Sanctuary for the Abused
Sunday, July 01, 2018
Coping with Sexual Anorexia and Aversion
Coping with Sexual Anorexia and Aversion
Note: Given the brevity of the article, it is not possible to cover all the facets of this disorder. Anyone suspecting he or she has this condition is strongly encouraged to speak with a professional counselor.
A review of the long-term effects of childhood sexual abuse (CSA) is sobering. Research has identified numerous detrimental effects:
- low self-esteem,
- social and economic failure,
- social insecurity and isolation,
- difficulties with intimacy,
- sexual problems,
- substance abuse,
- eating disorders,
- post traumatic stress,
- an increased likelihood of being taken advantage of by a sexual predator,
- a sense of helplessness, and
- an increased likelihood of being raped or being the victim of domestic violence.
While it is generally recognized that abused males have a more difficult recovery from CSA, I find there are two conditions that are more prevalent among female survivors. These conditions are sexual anorexia and sexual aversion disorder.
You may be more familiar with the type of anorexia that occurs when a person, usually a young woman, obsesses over how to avoid food. Over time, this condition can lead to numerous health concerns – and can even be fatal, as shown by the 1983 death of singer Karen Carpenter. This condition has a parallel known as sexual anorexia.
Sexual anorexia occurs when a person – again, most often a woman – fails to possess a healthy, sexual desire. This person will most likely be unaware of the hidden drivers that compel her behaviors. These victims can be in otherwise loving marriages, but have no interest in expressing any type of sexuality. They will often fail to initiate sexual contact, but usually report that once sex is underway, they are able to enjoy the exchange.
The impact of sexual anorexia on marriage can be profound. This condition can force an unhealthy celibacy onto the spouse, or worse, help lead the spouse to a false sense of entitlement to pornography, masturbation, or extramarital sexual involvement. These behaviors, in turn, further erode intimacy in the relationship and can facilitate a destructive cycle that threatens the marriage.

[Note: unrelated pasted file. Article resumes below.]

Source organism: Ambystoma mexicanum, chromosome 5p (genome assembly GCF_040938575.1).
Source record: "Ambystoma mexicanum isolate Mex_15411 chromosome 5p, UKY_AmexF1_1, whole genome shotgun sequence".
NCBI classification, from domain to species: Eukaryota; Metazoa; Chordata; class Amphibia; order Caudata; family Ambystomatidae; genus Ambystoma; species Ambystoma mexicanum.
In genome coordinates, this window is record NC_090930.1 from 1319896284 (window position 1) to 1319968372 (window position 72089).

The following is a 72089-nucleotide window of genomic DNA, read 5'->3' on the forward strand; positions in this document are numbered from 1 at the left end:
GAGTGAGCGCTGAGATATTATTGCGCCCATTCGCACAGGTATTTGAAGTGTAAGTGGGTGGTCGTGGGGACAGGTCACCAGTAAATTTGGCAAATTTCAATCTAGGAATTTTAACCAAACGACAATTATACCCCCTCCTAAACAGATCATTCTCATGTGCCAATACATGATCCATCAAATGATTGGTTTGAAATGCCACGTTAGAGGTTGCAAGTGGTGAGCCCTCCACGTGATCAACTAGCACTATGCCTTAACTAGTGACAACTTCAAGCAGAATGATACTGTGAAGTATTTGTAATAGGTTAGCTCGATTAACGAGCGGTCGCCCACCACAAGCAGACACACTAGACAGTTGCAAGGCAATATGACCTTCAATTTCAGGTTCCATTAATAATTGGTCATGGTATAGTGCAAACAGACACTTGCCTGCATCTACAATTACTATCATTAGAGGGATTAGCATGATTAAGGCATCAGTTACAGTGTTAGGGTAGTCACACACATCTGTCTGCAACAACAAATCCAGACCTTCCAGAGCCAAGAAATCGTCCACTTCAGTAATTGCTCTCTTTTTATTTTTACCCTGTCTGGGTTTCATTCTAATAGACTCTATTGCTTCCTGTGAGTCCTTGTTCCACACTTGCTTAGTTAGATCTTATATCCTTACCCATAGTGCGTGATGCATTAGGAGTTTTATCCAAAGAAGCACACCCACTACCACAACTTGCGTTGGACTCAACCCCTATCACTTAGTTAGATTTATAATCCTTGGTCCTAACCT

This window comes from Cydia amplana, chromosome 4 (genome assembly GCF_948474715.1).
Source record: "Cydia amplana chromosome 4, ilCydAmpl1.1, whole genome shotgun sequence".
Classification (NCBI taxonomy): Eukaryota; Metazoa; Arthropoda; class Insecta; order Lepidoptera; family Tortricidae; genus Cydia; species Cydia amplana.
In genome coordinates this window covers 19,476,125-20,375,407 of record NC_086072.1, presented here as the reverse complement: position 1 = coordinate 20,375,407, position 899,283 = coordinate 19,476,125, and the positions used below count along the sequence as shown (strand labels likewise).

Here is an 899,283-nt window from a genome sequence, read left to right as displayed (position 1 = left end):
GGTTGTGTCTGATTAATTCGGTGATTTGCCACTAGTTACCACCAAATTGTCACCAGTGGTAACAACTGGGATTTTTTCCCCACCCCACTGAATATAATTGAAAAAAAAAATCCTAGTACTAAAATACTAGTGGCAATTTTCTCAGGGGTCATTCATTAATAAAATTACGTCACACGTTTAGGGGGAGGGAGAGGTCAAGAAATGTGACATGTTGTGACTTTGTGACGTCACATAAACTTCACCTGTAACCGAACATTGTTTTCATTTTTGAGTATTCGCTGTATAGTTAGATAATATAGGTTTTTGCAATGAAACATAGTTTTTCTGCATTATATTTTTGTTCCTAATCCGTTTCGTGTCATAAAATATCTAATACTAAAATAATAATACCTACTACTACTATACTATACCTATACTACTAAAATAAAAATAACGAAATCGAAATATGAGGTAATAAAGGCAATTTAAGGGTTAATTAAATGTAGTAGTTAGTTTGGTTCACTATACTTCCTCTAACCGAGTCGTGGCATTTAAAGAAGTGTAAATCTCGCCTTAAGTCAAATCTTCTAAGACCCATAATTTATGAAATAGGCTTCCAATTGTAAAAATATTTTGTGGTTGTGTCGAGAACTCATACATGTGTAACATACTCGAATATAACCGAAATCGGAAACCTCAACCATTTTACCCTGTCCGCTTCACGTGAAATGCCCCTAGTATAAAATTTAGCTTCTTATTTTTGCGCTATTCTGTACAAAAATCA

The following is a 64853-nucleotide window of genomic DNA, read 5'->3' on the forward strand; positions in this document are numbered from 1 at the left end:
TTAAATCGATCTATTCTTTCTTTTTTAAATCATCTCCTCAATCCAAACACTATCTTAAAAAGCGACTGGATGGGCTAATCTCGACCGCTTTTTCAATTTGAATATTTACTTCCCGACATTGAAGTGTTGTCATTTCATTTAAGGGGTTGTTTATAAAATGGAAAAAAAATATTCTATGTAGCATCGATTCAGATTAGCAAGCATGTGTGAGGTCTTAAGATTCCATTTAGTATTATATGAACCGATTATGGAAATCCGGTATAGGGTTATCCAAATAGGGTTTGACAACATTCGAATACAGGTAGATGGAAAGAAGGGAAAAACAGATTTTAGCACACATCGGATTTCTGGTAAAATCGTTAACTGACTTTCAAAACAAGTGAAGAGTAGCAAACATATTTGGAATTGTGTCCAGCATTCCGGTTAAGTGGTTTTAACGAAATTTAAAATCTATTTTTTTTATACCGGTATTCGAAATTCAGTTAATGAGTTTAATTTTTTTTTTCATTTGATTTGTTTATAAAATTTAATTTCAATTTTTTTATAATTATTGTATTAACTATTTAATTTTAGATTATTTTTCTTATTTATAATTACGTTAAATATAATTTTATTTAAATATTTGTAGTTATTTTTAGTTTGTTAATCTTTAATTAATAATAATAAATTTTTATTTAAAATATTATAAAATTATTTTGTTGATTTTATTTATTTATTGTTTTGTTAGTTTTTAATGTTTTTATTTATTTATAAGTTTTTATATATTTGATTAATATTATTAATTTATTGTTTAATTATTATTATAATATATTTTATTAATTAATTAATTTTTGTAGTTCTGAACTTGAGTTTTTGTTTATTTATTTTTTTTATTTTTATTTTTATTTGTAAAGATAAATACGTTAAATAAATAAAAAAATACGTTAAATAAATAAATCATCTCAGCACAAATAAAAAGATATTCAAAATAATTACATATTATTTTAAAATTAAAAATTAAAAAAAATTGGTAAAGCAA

Sexual Aversion Disorder
Of the two disorders, Sexual Aversion Disorder is the one that carries official diagnostic criteria from the American Psychological Association. In terms of symptoms, this disorder is more severe.
An individual who suffers from a more active form of Sexual Aversion Disorder, finds sex to be repulsive, without exception. According to the DSM IV, “The essential feature of Sexual Aversion Disorder is the aversion to and active avoidance of genital sexual contact with a sexual partner.”1 Some individuals’ aversion extends to all sexual behaviors, including kissing and touching. A person’s reaction “may range from moderate anxiety to and lack of pleasure to extreme psychological distress.”2
It’s important to note that not every survivor of CSA will suffer sexual dysfunction, and not everyone who suffers anorexia or aversion has been sexually abused. Nevertheless, these conditions strongly correlate with CSA and can continue to injure the survivor as well as his or her spouse or future mate.
The husbands or wives of these individuals will need to be patient and understanding. In most cases when this kind of problem affects a couple’s marriage, there was a time when the conflicted spouse was forced into unhealthy sexual experiences as a child, or even as an adult in an abusive relationship. The marriage can be a safe place where old wounds are healed as husband and wife yield themselves to each other in the safety of their marital commitment.
Although this is only a brief overview of these conditions, if this seems to fit you or someone you love, it is worth talking to a professional. Any unresolved trauma has the potential to lead to further injury or addictions. There is hope for recovery. This healing starts when a person suffering anorexia or aversion takes “ownership” of this condition. He or she will acknowledge that this condition can only further injure the marriage – and both spouses - if left untreated. Seeking whatever resources are needed is part of this healthy ownership of the problem. Compassion for each other and respect for the marriage can motivate both spouses to do whatever it takes to restore the pleasure and joy of marital sexuality.
Copyright © 2004 Rob Jackson. All rights reserved. International copyright secured.